Dems decline to rush Fattah’s departure

Greg Nash

Rep. Chaka Fattah offered his resignation from Congress on Wednesday, but the embattled Pennsylvania Democrat intends to remain a member — and collect a salary — for several more months. 

In a resignation letter to House Speaker Paul Ryan (R-Wis.) sent just a day after Fattah was convicted of 23 corruption-related charges, Fattah cited a series of legislative accomplishments apparently designed to bolster the case for keeping his seat until his Oct. 4 sentencing. 

{mosads}”Despite my resignation, I am working to clear my name of these charges and plan to mount an appeal,” Fattah wrote. 

Ryan wasted no time hammering the timeline, calling for Fattah’s immediate resignation and urging Democratic leaders to do the same. 

“Mr. Fattah has betrayed the trust of this institution and the people of Pennsylvania, and for that he should resign immediately from the House of Representatives,” Ryan said in a statement. “We must hold members to the highest ethical standard and I hope that Democratic leaders will join me in seeking his immediate resignation.”

In a later statement, Fattah said he is working to set a timeline that would bring the fewest “distractions” to Congress.

“This date was selected in order to provide enough time to ensure the proper transmission of information and archiving of government documents after more than two decades in service,” he said. “With that said, in further consultation with House Leadership, we are working to identify an agreeable timeframe which will relieve the House of any distractions in carrying out the people’s business.”

Fattah’s conviction by a Philadelphia jury Tuesday had put Democratic leaders in a tough spot, caught between defending their colleague and his accomplishments while distancing themselves from the wrongdoing that could land him decades in prison. In interviews conducted before his resignation letter, most Democrats opted simply not to comment at all, and none called for his resignation. 

CBC Chairman G.K. Butterfield (D-N.C.) said he’s been praying for Fattah and his family, but demurred when asked if he should step down.  

“I have no opinion, no comment on that,” Butterfield said.

Other CBC members also steered clear of urging their colleague to resign.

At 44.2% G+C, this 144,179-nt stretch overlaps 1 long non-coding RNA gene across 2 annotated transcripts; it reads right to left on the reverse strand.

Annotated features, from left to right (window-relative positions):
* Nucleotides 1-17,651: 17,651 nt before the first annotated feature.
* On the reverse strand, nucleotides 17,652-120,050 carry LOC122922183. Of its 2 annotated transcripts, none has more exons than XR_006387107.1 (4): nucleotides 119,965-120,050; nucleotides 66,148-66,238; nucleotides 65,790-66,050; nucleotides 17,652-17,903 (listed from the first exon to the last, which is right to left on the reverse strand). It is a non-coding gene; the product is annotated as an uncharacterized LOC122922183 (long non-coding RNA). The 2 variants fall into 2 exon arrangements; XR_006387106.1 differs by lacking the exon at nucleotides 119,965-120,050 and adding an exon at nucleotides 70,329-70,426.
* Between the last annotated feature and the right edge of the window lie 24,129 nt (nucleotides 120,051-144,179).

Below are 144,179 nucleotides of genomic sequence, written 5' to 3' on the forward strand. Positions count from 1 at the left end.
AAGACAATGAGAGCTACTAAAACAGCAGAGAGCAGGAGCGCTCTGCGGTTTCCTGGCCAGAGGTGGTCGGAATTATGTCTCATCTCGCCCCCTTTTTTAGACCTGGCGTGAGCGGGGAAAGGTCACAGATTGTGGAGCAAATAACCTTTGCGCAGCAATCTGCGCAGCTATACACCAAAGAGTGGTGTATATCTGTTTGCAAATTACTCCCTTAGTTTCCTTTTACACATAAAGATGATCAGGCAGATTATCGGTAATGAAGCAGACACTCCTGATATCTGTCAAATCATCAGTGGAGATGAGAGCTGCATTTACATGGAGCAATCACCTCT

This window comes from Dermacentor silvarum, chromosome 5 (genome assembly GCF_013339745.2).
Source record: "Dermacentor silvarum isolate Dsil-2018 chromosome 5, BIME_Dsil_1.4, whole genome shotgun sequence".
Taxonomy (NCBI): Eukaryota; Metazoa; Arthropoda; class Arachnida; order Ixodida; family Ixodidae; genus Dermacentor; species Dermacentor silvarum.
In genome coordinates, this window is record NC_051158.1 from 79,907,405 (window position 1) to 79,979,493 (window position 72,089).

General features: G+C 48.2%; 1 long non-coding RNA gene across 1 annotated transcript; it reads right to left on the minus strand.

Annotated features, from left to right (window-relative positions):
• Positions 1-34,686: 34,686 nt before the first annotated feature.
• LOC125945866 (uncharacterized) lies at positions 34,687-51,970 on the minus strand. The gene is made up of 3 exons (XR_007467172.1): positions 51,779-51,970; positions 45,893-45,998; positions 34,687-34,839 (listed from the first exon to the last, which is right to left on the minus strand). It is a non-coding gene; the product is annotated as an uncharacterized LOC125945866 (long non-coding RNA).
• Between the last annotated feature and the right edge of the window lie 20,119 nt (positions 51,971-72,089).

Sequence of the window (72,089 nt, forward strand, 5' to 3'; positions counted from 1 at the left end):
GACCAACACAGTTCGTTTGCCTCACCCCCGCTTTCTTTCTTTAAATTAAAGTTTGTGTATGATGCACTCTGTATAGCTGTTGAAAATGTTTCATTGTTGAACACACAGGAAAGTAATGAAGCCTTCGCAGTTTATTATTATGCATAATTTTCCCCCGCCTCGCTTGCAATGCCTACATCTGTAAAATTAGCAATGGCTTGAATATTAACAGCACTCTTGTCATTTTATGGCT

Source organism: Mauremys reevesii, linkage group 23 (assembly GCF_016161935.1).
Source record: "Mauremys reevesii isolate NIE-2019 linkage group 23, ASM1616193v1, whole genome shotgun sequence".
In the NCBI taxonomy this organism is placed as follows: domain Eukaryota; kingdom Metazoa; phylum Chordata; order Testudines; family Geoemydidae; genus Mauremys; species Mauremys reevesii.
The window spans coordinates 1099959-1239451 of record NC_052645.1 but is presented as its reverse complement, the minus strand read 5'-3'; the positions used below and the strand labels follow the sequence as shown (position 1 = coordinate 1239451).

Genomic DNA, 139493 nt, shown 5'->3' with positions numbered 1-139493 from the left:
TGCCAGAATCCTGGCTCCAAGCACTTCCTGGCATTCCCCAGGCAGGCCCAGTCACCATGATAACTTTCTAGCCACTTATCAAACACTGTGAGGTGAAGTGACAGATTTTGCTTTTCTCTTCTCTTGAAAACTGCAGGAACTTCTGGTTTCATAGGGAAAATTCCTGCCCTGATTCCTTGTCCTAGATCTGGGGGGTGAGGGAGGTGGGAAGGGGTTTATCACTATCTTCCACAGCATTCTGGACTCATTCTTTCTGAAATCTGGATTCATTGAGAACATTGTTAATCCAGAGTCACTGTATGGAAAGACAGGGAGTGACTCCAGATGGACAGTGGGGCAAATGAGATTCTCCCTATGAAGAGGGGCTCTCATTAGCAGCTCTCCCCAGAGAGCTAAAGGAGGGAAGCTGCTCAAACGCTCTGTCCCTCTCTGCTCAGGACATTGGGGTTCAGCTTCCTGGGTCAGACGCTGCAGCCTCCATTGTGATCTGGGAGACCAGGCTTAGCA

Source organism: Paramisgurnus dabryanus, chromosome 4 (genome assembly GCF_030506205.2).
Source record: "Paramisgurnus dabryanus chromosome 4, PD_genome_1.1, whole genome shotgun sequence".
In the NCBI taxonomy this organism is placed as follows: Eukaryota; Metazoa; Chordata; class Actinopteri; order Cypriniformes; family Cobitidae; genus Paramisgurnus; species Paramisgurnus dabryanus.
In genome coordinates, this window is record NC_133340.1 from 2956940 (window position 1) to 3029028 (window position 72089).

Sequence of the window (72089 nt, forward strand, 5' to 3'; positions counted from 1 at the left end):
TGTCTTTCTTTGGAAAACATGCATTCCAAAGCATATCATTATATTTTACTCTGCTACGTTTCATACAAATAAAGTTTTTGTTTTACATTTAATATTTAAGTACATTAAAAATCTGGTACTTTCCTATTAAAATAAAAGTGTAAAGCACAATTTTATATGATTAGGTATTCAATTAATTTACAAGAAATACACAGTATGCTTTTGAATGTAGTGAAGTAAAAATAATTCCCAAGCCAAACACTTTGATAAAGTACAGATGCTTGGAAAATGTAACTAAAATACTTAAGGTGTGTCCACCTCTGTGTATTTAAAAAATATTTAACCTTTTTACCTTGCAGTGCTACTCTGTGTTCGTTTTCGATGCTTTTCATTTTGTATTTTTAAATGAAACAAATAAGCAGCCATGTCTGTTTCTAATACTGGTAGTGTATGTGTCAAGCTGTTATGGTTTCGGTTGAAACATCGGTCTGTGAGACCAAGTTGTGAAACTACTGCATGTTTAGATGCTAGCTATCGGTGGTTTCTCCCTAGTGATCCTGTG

“I’ll let the process run its course,” said Rep. Al Green (D-Texas).

“That’s up to him,” echoed Rep. Elijah Cummings (D-Md.). 

House Minority Leader Nancy Pelosi (D-Calif.) said the news was “heartbreaking,” praising Fattah as “a great member” on issues related to children, education and urban renewal. Speaking to reporters just hours before Fattah’s resignation letter went public, Pelosi suggested she knew it was coming. 

“I’ll just say that I think that we’ll be hearing something soon,” Pelosi said.

No matter when Fattah actually steps down, the 11-term Democrat won’t be returning next year. Fattah in April became the first incumbent lawmaker to lose a primary this year. 

Fattah is expected to be succeeded by Democratic state Rep. Dwight Evans, who would also potentially become a new member of the CBC in the next Congress.

Fattah is vowing to appeal the charges ahead of the sentencing on Oct. 4, yet the severity of the case has raised questions of whether he should stay in Congress another day.  

Citizens for Responsibility and Ethics in Washington (CREW), an ethics watchdog group, is making the case for Fattah’s immediate resignation. 

“The conviction of Rep. Fattah highlights another sad example of the kind of ethical failure we should never see from Congress. Fattah used his office for his own personal gain, as well as that of his friends and family.  He should resign from Congress immediately,” CREW Executive Director Noah Bookbinder said in a statement. 

Fattah’s convictions are a headache for the Democrats for another reason: The party’s presidential convention is being hosted in Fattah’s hometown of Philadelphia. 

It’s unclear if Fattah will still serve as a superdelegate for presumptive Democratic nominee Hillary Clinton during the event. Fattah’s office did not respond to queries from The Hill on Wednesday about his convention plans.

House rules don’t explicitly say that members should resign their posts if convicted of felonies, meaning lawmakers can only step down of their own volition. 

However, Fattah will no longer be eligible for a federal pension due to a 2007 law that rescinds the benefit if a lawmaker is convicted of corruption or other misconduct that “directly relates” to their official duties.

Fattah is far from wealthy, according to his financial disclosure forms.

On a form filed in May, he listed only two assets, a 401(k) and a retirement account from the Pennsylvania employee retirement system, along with four mortgages considered liabilities. Subtracting his minimum assets from his minimum liabilities resulted in a minimum 2015 net worth of negative $700,003.

Other members of Congress recently charged with crimes have largely established a precedent of resigning.

Ex-Rep. Michael Grimm (R-N.Y.) stepped down from his post a week after he pleaded guilty to tax fraud in December 2014. 

And in 2013, former Rep. Trey Radel (R-Fla.) took two months to resign after he pleaded guilty in a D.C. court to possessing cocaine. 

Yet others, such as Sen. Bob Menendez (D-N.J.), have stayed in office despite criminal charges. Menendez was charged with 14 counts of corruption last April, yet he has only relinquished his position as the top Democrat on the Senate Foreign Affairs Committee.

Fattah similarly stepped down from his post as the top Democrat on the House Appropriations subcommittee overseeing the Justice Department after he was indicted last year.


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